Dario Pudlo wrote: > (first at all, sorry for my english) > Hi. > - Does "left join" restrict the order in which the planner must join > tables? I've read about join, but i'm not sure about left join... > - If so: Can I avoid this behavior? I mean, make the planner resolve the > query, using statistics (uniqueness, data distribution) rather than join > order. > > My query looks like: > SELECT ... > FROM a, b, > LEFT JOIN c ON (c.key = a.key) > LEFT JOIN d on (d.key=a.key) > WHERE (a.key = b.key) AND (b.column <= 100) > > b.column has a lot better selectivity, but planner insist on resolve > first c.key = a.key. > > Of course, I could rewrite something like: > SELECT ... > FROM > (SELECT ... > FROM a,b > LEFT JOIN d on (d.key=a.key) > WHERE (b.column <= 100) > ) > as aa > LEFT JOIN c ON (c.key = aa.key) > > but this is query is constructed by an application with a "multicolumn" > filter. It's dynamic. > It means that a user could choose to look for "c.column = 1000". And > also, combinations of filters. > > So, I need the planner to choose the best plan...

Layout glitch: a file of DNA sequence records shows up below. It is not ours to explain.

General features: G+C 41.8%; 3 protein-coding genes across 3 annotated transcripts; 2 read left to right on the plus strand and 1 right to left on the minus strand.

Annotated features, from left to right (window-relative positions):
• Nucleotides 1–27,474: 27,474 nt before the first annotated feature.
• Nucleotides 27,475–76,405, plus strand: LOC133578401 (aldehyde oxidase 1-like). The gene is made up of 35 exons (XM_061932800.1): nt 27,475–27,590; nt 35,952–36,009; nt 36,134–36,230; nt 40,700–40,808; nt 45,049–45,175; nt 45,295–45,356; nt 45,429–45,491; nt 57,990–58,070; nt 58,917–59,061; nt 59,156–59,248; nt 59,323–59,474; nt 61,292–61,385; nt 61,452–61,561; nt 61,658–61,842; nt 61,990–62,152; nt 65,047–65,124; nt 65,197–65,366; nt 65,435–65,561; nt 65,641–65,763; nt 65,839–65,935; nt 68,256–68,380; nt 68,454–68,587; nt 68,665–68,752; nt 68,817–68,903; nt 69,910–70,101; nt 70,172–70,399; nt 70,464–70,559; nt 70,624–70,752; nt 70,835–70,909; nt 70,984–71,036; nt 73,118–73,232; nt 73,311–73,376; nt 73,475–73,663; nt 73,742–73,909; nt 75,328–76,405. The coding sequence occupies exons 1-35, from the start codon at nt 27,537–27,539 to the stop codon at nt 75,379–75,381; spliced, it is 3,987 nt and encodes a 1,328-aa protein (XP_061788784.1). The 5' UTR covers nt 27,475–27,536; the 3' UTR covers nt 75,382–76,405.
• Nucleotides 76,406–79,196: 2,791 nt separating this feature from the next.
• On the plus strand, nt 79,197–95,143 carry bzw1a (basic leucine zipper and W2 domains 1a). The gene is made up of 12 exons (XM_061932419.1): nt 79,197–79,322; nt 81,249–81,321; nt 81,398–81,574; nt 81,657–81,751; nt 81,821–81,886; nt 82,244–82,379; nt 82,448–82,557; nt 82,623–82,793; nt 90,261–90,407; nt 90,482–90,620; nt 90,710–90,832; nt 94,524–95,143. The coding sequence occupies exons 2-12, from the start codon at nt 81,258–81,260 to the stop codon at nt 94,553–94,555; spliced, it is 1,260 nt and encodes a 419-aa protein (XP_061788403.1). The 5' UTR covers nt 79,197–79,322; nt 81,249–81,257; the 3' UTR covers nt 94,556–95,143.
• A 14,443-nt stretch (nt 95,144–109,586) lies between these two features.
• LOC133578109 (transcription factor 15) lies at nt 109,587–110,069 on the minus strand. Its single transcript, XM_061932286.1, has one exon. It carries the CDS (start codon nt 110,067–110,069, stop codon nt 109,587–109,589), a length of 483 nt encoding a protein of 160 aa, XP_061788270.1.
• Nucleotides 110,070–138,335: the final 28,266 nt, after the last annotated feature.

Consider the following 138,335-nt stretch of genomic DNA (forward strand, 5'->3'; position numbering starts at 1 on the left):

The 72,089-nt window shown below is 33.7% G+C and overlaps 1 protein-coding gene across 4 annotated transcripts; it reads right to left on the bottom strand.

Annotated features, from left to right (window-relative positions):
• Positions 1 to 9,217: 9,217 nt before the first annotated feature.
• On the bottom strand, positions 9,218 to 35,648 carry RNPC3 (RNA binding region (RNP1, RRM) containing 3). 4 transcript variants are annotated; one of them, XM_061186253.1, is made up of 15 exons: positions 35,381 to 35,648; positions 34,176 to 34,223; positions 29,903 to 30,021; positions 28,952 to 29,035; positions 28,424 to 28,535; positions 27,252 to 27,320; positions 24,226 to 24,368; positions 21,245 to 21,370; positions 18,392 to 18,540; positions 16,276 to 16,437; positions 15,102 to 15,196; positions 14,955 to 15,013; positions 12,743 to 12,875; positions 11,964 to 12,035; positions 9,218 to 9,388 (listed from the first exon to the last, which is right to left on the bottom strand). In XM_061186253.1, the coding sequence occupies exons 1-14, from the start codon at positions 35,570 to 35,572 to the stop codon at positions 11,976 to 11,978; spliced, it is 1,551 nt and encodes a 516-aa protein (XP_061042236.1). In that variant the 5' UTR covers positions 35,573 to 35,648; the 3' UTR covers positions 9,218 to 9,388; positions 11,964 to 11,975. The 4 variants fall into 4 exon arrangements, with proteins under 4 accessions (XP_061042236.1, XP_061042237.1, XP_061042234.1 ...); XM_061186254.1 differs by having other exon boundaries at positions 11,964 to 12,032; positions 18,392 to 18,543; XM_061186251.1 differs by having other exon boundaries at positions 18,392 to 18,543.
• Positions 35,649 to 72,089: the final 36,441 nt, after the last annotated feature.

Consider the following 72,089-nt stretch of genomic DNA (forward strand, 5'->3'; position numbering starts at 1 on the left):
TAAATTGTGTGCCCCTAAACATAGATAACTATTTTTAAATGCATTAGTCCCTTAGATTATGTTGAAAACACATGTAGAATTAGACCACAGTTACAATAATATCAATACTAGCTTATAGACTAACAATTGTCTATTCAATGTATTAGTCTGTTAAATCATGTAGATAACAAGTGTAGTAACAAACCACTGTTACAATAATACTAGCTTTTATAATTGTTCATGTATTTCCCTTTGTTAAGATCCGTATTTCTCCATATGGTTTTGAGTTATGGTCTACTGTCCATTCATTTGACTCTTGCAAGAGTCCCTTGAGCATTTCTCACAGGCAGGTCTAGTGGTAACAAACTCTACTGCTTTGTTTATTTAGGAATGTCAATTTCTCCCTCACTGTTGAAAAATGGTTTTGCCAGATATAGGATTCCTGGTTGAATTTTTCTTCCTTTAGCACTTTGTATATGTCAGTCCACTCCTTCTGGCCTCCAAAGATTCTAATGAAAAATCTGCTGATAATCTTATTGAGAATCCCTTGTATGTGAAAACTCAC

Probably forcing the other join earlier could help: SELECT ... FROM a JOIN b ON (a.key = b.key) LEFT JOIN c ON (c.key = a.key) ... I think the problem is that postgresql can't break JOIN syntax very easily. But you can make the JOIN earlier. John =:-> > > I've already change statistics, I clustered tables with cluster, ran vacuum > analyze, changed work_mem, shared_buffers... > > Greetings. TIA. > > > ---------------------------(end of broadcast)--------------------------- > TIP 2: Don't 'kill -9' the postmaster >
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